Oil fu­els N.D. health­care boom

Oil-patch towns see­ing spike in clinic, med­i­cal build­ing con­struc­tion

Modern Healthcare - - REGIONAL NEWS - An­dis Robeznieks

North Dakota’s oil boom is lead­ing to a cor­re­spond­ing health­care build­ing boom. In the town of Dickinson, health­care sys­tems started con­struc­tion on a new clinic and med­i­cal of­fice build­ing, and one of the sys­tems is on the verge of re­plac­ing its ex­ist­ing 25-bed hospi­tal with a new fa­cil­ity.

The U.S. Cen­sus Bureau calls Dickinson the na­tion’s fourth fastest-grow­ing “mi­crop­oli­tan” com­mu­nity, de­fined as ar­eas with an ur­ban core of at least 10,000 but fewer than 50,000 peo­ple. Two other oil patch boom towns, Wil­lis­ton and Minot, are the first and eighth on the fastest-grow­ing list.

The 2010 U.S. Cen­sus lists the city of Dickinson’s pop­u­la­tion at al­most 17,800. Ac­cord- ing to the Op­p­i­dan In­vest­ment Co., a Twin Cities-based prop­erty devel­op­ment firm do­ing heavy busi­ness in North Dakota, the city’s pop­u­la­tion is ex­pected to top 40,000 in 10 years. Ac­cord­ing to a report on the Fed­eral Re­serve Bank of Min­neapo­lis web­site, the Bakken oil field of North Dakota and Mon­tana pro­duced 21.1 mil­lion bar­rels of oil this past Septem­ber—an in­crease of 60% from the pre­vi­ous year.

The num­ber of work­ers in North Dakota’s oil fields has more than quin­tu­pled, grow­ing to 35,000 in 2012 from 4,500 in 2005. In its cur­rent bi­en­nium bud­get, the North Dakota Land Board has awarded $124 mil­lion to help the state’s small towns ad­just to fast growth, with the money used to widen roads, en­hance emer­gency ser­vices and help schools fac­ing rapid in­creases in en­roll­ment. Health­care sys­tems are also ad­just­ing. San­ford Health broke ground Dec. 16 on the new $20 mil­lion Dickinson Clinic. The fa­cil­ity is ex­pected to be com­pleted in the sum­mer of 2014, with room for 20 physi­cians prac­tic­ing fam­ily medicine, in­ter­nal medicine, pe­di­atrics, obstetrics, gyne­col­ogy and gen­eral surgery. There will be a walk-in clinic am­bu­la­tory surgery cen­ter, in­fu­sion treat­ments for can­cer pa­tients and space for mo­bile di­ag­nos­tic imag­ing equip­ment, ac­cord­ing to a San­ford news re­lease.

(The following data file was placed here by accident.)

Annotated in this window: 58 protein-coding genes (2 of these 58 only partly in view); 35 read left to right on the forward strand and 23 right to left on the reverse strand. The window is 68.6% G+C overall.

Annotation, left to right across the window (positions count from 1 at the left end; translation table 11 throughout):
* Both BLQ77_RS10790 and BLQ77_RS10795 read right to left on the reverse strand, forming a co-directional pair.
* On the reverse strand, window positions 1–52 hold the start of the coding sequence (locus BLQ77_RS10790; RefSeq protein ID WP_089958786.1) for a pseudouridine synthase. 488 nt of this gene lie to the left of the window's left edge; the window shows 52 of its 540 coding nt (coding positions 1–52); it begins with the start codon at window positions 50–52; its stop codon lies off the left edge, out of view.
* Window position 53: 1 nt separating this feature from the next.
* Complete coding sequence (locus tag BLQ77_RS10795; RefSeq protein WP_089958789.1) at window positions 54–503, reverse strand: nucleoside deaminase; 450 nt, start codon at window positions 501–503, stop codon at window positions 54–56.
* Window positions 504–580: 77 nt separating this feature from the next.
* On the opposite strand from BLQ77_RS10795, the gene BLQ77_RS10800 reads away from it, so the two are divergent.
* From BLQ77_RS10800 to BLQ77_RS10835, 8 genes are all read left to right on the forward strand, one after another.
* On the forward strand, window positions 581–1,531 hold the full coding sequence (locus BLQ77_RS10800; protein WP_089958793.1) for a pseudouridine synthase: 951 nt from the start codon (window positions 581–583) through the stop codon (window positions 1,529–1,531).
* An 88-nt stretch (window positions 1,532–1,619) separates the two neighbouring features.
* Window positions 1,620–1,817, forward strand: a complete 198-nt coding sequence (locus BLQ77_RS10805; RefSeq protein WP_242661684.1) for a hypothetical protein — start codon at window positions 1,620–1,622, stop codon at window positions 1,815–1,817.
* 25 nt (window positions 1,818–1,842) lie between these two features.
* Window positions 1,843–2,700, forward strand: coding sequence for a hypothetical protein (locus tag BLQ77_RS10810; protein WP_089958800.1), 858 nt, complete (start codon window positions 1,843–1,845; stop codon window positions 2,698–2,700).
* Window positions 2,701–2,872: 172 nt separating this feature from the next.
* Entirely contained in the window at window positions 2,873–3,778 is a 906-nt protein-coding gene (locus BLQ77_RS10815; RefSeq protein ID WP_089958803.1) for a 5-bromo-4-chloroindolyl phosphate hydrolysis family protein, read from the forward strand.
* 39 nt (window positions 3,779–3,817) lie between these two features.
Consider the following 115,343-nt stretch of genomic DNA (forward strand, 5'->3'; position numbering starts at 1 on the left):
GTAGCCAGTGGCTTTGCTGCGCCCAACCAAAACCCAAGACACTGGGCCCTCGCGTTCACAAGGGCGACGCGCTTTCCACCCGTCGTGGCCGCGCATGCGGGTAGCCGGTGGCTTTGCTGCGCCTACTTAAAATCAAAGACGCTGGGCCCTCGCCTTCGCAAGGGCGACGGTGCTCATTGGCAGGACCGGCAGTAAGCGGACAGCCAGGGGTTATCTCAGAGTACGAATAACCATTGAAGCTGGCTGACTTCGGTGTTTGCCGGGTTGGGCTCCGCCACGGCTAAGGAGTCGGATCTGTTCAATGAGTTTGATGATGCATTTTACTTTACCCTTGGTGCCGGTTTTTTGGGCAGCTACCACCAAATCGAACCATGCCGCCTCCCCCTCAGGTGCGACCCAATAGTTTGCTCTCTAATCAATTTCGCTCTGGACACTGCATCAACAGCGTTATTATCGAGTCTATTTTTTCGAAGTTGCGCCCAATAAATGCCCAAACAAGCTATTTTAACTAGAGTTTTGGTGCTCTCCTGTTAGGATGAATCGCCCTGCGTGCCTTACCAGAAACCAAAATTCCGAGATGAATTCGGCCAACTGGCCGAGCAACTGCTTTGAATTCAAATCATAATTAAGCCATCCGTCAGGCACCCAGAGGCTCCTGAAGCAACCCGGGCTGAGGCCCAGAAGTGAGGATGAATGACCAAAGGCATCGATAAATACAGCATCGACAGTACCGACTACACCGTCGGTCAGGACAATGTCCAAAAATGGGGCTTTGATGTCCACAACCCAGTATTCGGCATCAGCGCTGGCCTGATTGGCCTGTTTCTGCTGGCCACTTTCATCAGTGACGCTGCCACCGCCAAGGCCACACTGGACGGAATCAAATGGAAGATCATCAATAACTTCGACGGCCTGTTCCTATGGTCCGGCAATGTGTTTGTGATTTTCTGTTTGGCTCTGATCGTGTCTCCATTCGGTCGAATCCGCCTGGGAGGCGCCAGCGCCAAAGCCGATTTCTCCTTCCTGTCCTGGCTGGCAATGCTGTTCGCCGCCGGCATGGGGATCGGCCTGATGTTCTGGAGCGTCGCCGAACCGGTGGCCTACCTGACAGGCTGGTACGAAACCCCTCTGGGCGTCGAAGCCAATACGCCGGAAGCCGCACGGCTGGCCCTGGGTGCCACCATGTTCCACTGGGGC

Catholic Health Ini­tia­tives’ St. Joseph’s Hospi­tal and Health Cen­ter, mean­while, broke ground Jan. 2 for a 77,000-square-foot med­i­cal of­fice build­ing that will have space for 40 doc­tors. The fa­cil­ity is ex­pected to be com­pleted this fall. CHI also plans to start con­struc­tion this spring on a new 105,000square-foot re­place­ment hospi­tal ex­pected to open in the fall of 2014.

Ac­cord­ing to a news re­lease from North Dakota Gov. Jack Dal­rym­ple, the hospi­tal will con­tain 16 emer­gency rooms, space for 25 acute-care pa­tients, a re­ha­bil­i­ta­tion cen­ter, ur­gent-care clinic, phar­macy, or­tho­pe­dic clin­i­cal ser­vices and an am­bu­la­tory surgery cen­ter. The hospi­tal and the med­i­cal of­fice build­ing will be con­nected and are on a cam­pus of ap­prox­i­mately 40 acres. The es­ti­mated cost of the hospi­tal and MOB project is be­tween $90 mil­lion and $100 mil­lion. St. Joseph’s drew a $1 mil­lion pledge from Marathon Oil Co. in its drive to raise $15 mil­lion to­ward the project.

San­ford Health broke ground last month on a clinic in Dickinson, N.D., to meet the needs of a grow­ing pop­u­la­tion driven by the oil boom.

Newspapers in English

Newspapers from USA

© PressReader. All rights reserved.